So, for me it wasn't so much about discovering Tolkien, but discovering a love for English. It did however not make me go and read Tolkien's other books.
<slips quietly out of this thread>
 

Anthoney

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I was about 7 when my older brother Jim (who was 14) started reading me the Hobbit. My mother had been reading me Alfred Hitchcock and the Three Investigators books (I loved Jupiter Jones). She wanted all of her children to be readers. We had just finished book 4 (out of 12 or 13 at the time) when instead of my mother, Jim came in. I had 2 older brothers, Jim and Steve (the oldest) but Jim was my hero. He told me he had a special book with a wizard and a dragon and armies but the hero was a little person. I could not have been more hooked if it had been heroin. He talked about LotR and so did my mother but neither would read them to me. I had to read them for myself (which I did around 10 or 11). I never stopped reading.
 

mistri

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I was about 7 when my older brother Jim (who was 14) started reading me the Hobbit. My mother had been reading me Alfred Hitchcock and the Three Investigators books (I loved Jupiter Jones). She wanted all of her children to be readers. We had just finished book 4 (out of 12 or 13 at the time) when instead of my mother, Jim came in. I had 2 older brothers, Jim and Steve (the oldest) but Jim was my hero. He told me he had a special book with a wizard and a dragon and armies but the hero was a little person. I could not have been more hooked if it had been heroin. He talked about LotR and so did my mother but neither would read them to me. I had to read them for myself (which I did around 10 or 11). I never stopped reading.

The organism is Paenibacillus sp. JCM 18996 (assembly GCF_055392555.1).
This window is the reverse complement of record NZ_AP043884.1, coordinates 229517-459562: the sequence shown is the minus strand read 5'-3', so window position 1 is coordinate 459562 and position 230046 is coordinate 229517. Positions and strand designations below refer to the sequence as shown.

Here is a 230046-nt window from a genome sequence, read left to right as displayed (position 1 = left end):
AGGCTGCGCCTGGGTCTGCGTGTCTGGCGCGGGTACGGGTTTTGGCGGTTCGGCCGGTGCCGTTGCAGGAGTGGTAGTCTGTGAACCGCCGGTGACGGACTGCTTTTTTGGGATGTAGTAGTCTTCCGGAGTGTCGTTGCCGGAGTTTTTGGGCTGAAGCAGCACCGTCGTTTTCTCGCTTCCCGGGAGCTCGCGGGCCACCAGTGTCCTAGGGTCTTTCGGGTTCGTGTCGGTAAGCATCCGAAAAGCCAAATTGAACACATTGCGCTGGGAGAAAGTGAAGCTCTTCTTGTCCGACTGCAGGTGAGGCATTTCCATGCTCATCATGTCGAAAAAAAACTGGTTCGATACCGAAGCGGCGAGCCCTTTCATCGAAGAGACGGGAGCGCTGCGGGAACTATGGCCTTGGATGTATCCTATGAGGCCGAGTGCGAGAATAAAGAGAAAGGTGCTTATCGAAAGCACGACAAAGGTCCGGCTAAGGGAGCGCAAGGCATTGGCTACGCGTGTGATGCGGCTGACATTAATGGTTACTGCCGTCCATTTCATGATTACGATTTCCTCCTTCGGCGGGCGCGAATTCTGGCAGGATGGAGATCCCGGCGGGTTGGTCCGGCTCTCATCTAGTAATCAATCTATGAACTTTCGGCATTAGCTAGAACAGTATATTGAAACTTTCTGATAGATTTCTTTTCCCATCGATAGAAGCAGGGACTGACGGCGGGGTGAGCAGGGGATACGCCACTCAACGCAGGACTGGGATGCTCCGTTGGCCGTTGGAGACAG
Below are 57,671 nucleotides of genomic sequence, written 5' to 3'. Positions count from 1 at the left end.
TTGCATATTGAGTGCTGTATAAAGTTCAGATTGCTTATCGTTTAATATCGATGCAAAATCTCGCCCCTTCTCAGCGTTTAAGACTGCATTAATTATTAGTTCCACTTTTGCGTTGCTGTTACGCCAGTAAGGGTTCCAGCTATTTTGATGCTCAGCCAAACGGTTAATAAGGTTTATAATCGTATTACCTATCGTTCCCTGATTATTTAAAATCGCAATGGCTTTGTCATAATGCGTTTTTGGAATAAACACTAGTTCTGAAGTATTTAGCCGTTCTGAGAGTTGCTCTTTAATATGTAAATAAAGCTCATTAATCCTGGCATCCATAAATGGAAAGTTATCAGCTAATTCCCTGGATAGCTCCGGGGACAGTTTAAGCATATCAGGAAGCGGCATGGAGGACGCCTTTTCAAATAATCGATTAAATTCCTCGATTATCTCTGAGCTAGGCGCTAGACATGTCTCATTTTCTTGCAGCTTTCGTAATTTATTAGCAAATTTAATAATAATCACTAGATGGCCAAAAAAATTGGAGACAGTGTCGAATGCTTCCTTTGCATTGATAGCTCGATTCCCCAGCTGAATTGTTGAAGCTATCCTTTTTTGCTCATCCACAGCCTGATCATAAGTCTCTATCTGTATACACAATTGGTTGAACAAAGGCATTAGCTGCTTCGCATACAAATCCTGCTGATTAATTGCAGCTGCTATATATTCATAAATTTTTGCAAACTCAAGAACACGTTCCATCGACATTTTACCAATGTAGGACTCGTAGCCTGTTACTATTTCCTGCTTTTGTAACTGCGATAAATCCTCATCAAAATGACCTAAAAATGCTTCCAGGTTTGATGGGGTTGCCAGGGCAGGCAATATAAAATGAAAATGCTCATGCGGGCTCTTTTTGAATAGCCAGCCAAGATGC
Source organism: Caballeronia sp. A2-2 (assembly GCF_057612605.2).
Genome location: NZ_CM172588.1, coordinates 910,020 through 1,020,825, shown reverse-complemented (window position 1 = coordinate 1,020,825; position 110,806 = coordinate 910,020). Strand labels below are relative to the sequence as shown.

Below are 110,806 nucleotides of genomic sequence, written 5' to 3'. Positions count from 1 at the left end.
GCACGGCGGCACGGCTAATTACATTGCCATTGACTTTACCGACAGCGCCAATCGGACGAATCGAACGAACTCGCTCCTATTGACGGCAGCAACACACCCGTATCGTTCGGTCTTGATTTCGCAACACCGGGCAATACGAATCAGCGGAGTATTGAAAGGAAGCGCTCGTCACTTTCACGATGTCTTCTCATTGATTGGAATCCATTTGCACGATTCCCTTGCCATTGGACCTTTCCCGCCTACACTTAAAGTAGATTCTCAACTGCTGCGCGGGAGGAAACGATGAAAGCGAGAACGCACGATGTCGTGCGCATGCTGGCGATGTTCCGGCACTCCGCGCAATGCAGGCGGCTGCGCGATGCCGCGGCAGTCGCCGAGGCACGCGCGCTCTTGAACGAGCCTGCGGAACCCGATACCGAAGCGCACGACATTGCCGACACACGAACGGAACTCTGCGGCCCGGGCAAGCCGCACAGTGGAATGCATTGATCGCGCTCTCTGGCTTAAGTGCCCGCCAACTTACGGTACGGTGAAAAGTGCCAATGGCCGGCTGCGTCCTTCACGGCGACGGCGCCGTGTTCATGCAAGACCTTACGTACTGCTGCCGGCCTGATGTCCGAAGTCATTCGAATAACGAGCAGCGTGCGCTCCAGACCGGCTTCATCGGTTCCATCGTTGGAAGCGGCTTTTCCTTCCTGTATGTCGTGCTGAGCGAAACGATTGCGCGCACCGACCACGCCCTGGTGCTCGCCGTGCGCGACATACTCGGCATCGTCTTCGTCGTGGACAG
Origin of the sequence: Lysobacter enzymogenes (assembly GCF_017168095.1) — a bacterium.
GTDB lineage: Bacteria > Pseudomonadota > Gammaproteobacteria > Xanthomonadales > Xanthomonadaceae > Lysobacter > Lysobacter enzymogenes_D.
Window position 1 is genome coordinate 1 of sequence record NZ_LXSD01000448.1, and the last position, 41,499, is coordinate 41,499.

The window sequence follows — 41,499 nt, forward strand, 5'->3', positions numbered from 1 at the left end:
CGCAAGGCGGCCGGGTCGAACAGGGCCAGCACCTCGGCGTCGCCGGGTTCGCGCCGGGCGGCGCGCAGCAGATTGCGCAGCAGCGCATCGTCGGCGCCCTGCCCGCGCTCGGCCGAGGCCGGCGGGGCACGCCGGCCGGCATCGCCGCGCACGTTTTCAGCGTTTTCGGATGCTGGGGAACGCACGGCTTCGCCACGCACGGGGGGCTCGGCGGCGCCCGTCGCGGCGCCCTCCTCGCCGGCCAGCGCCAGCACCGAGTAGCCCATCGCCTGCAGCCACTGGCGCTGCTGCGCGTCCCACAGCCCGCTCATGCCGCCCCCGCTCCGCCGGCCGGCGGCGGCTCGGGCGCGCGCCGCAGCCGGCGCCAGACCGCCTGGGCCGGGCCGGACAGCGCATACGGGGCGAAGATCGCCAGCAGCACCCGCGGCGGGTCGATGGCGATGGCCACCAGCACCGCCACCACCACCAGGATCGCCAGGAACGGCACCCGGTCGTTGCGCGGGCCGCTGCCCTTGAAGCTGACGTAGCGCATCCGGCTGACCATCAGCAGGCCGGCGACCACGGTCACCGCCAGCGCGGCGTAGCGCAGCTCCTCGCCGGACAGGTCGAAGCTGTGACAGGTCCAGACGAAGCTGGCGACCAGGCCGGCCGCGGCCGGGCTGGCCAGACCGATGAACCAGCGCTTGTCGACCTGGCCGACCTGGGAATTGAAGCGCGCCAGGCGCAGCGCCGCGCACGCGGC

I loved the Three Investigators! I was the only kid I knew in the UK reading them (but couldn't have been the only one as I always saw them at book sales).

I read the Hobbit when I was about 9 and Lord of the Rings not much after. I remember my parents scoffing that I'd read them all. Today they're one of the only series I've read multiple times, although not for a while.

I'd love to introduce them to my son who's just turned 9, but while he's a good reader he prefers real world humourous books at the moment, so it might have to wait a bit.
 

Extollager

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I'd love to introduce them to my son who's just turned 9, but while he's a good reader he prefers real world humourous books at the moment, so it might have to wait a bit.
Good on you -- not to press him.
 

copper

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I am not sure I should admit this (aloud). At least not in this thread, or anywhere else in this Forum, come to think of it...
I have never read The Hobbit or The Silmarillion.
<ducks and awaits first blow>

And I was terribly, embarrassingly slow in discovering The Lord of the Rings. I first read that one when I was 35 or something.
<remains ducked>

If you grew up in the 60's and 70's in the Netherlands, reading the Lord of the Rings was kind of a cult thing, among students. My oldest brother (having studied biology) had the 3 books of the Ring in his bookcase. I don't know if he had actually read them, I never heard him talk about it. The weird thing is, from my 16th onwards I have been a fervent SFF reader, but reading Tolkien never seriously entered my mind. Somewhere, somehow the books looked boring to me.